Wednesday, April 24, 2019

SS-Obergruppenführer Felix Steiner

Felix Steiner – not only the most important single influence behind the development of the dynamic tactical theories adopted by Waffen-SS, but one of the most innovative field commanders of World War II. He believed in the creation of highly mobile, well trained, elite troops, both physically and mentally, to fight within the battlegroup and emphasized teamwork rather than mindless obedience on the field of battle. Felix Steiner created a capable formation from disparate elements, and he commanded the Wiking Division competently through the many battles in the east from 1941 until his promotion to command the III. (Germanic) SS-Panzerkorps in April 1943. Felix Steiner was promoted to SS-Obergruppenführer und General der Waffen-SS on July 1 1943. After the surrender, he was incarcerated until 1948. Felix Steiner faced charges at the Nürnberg Trials, but they were all dropped and he was released. He dedicated the last decades of his life to writing his memoirs and several books about the World War II. Felix Steiner died on May 12 1966. Award among others: Knight's Cross of the Iron Cross with Oak Leaves and Swords

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Tuesday, April 23, 2019

Otto Skorzeny being Interrogated after Surrender

SS-Obersturmbannführer Otto Skorzeny being interrogated by U.S. officers on May 1945. Skorzeny was interned for two years before being tried as a war criminal at the Dachau trials in 1947 for allegedly violating the laws of war during the Battle of the Bulge. He and nine officers of the Panzerbrigade 150 were tried before a U.S. Military Tribunal in Dachau on 18 August 1947. They faced charges of improper use of U.S. military insignia, theft of U.S. uniforms, and theft of Red Cross parcels from U.S. POWs. The trial lasted over three weeks. The charge of stealing Red Cross parcels was dropped for lack of evidence. Skorzeny admitted to ordering his men to wear U.S. uniforms; but his defence argued that, as long as enemy uniforms were discarded before combat started, such a tactic was a legitimate ruse de guerre. On the final day of the trial, 9 September, F. F. E. Yeo-Thomas, a former British SOE agent, testified that he and his operatives wore German uniforms behind enemy lines; the Tribunal acquitted the ten defendants. The Tribunal drew a distinction between using enemy uniforms during combat and for other purposes including deception and were unable to prove that Skorzeny had given any orders to actually fight in U.S. uniforms.

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Monday, April 22, 2019

SS-Obersturmbannführer Otto Skorzeny

SS-Obersturmbannführer Otto Skorzeny (12 June 1908 - 5 July 1975) was an extraordinary military man who specialized in guerrilla warfare and commando-style raids during World War II. He mounted numerous operations with varying degrees of success that involved either the rescue, kidnapping, assassination, or defense of numerous wartime leaders in Europe. As a result, he became Hitler’s favorite commando and dubbed “the most dangerous man in Europe” by the Allies. Skorzeny certainly looked the part. He was an imposing figure at 6’ 4” that sported a deep scar on his left cheek from a fencing duel. Though loyal to Hitler and a staunch Austrian Nazi, Skorzeny would ultimately turn on his former compatriots and become a hitman for Israel at the end of the war.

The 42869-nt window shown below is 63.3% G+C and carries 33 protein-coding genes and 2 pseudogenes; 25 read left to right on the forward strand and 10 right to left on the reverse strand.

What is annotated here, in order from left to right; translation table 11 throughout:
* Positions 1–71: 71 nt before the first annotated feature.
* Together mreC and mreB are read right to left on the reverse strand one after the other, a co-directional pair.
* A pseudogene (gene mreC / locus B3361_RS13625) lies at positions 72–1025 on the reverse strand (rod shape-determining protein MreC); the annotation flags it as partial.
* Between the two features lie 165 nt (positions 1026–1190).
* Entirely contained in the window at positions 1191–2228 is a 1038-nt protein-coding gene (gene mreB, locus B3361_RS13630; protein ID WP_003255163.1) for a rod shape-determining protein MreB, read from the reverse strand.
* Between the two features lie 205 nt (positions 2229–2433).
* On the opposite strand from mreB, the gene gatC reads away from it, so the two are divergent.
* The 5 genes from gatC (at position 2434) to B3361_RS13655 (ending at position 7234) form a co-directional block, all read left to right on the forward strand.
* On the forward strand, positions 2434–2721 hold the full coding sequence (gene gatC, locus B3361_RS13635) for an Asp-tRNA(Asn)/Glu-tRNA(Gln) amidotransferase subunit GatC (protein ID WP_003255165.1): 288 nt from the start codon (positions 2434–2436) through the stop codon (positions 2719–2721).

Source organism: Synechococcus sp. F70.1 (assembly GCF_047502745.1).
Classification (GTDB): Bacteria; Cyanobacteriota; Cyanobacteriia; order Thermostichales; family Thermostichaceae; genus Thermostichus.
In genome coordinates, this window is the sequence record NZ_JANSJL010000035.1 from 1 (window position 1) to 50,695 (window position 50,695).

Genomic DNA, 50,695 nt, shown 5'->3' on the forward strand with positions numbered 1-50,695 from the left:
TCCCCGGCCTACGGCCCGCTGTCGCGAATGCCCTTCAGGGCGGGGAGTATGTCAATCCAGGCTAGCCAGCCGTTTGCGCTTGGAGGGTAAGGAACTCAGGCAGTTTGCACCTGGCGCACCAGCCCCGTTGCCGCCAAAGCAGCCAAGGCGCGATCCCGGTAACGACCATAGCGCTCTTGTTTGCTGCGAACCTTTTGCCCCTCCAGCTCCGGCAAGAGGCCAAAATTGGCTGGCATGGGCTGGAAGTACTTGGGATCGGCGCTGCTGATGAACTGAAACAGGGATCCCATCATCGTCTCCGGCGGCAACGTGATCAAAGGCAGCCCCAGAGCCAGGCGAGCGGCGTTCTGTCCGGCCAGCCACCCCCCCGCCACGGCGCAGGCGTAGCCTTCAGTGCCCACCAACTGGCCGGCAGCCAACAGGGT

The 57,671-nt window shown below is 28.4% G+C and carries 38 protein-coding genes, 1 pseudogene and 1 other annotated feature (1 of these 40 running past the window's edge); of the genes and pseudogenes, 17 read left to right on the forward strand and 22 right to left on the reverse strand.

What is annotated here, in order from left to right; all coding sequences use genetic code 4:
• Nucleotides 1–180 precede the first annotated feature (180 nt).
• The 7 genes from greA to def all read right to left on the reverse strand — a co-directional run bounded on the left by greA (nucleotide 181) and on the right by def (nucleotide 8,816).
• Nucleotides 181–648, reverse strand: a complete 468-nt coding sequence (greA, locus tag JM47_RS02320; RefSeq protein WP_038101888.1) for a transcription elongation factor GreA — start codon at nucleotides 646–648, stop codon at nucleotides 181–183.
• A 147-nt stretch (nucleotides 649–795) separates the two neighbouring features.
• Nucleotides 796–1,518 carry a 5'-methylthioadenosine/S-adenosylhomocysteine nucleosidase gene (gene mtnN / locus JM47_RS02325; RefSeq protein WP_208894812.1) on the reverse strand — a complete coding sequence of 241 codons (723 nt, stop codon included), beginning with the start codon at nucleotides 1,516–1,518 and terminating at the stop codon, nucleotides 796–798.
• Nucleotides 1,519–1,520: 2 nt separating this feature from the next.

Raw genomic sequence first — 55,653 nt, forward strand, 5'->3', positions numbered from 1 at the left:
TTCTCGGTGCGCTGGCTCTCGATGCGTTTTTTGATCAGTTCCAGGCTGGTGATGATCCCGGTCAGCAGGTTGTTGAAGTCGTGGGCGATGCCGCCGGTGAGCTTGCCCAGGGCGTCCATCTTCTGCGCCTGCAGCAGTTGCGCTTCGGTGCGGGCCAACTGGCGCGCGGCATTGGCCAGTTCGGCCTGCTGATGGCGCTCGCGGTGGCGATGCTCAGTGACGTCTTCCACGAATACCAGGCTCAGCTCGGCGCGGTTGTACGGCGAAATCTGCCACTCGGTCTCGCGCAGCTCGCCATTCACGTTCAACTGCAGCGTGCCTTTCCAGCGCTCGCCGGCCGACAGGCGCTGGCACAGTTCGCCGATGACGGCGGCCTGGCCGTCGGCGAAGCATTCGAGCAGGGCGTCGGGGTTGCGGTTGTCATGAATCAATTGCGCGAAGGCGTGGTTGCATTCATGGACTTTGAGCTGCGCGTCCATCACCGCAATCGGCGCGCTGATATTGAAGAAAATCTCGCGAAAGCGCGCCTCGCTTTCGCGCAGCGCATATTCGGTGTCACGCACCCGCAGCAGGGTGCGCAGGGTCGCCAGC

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Sunday, April 14, 2019

German Tank Crew Loading Shells

German tank crews from Panzer-Regiment 15 / 11.Panzer-Division "Gespenster Division" loading shells in their tank, a Panzerkampfwagen III. Presumably in the district of Moscow, winter of 1941/1942. Weapons and vehicles require special lubricants to operate at low temperatures. Mines are unreliable in winter, owing to deep snow that may cushion the fuse or form an ice bridge over the detonator. During World War II, the Wehrmacht lacked necessary supplies, such as weapons and winter uniforms, due to the many delays in the German army's movements. At the same time, Hitler's plans for Operation Barbarossa actually miscarried before the onset of severe winter weather: he was so confident of a quick victory that he did not prepare for even the possibility of winter warfare in Russia. In fact his eastern army suffered more than 734,000 casualties (about 23% of its average strength of 3,200,000) during the first five months of the invasion before the winter started. On 27 November 1941, Eduard Wagner, the Quartermaster General of the German Army, reported that "We are at the end of our resources in both personnel and material. We are about to be confronted with the dangers of deep winter." Also of note is the fact that the unusually early winter of 1941 cut short the rasputitsa season, improving logistics in early November, with the weather still being only mildly cold.

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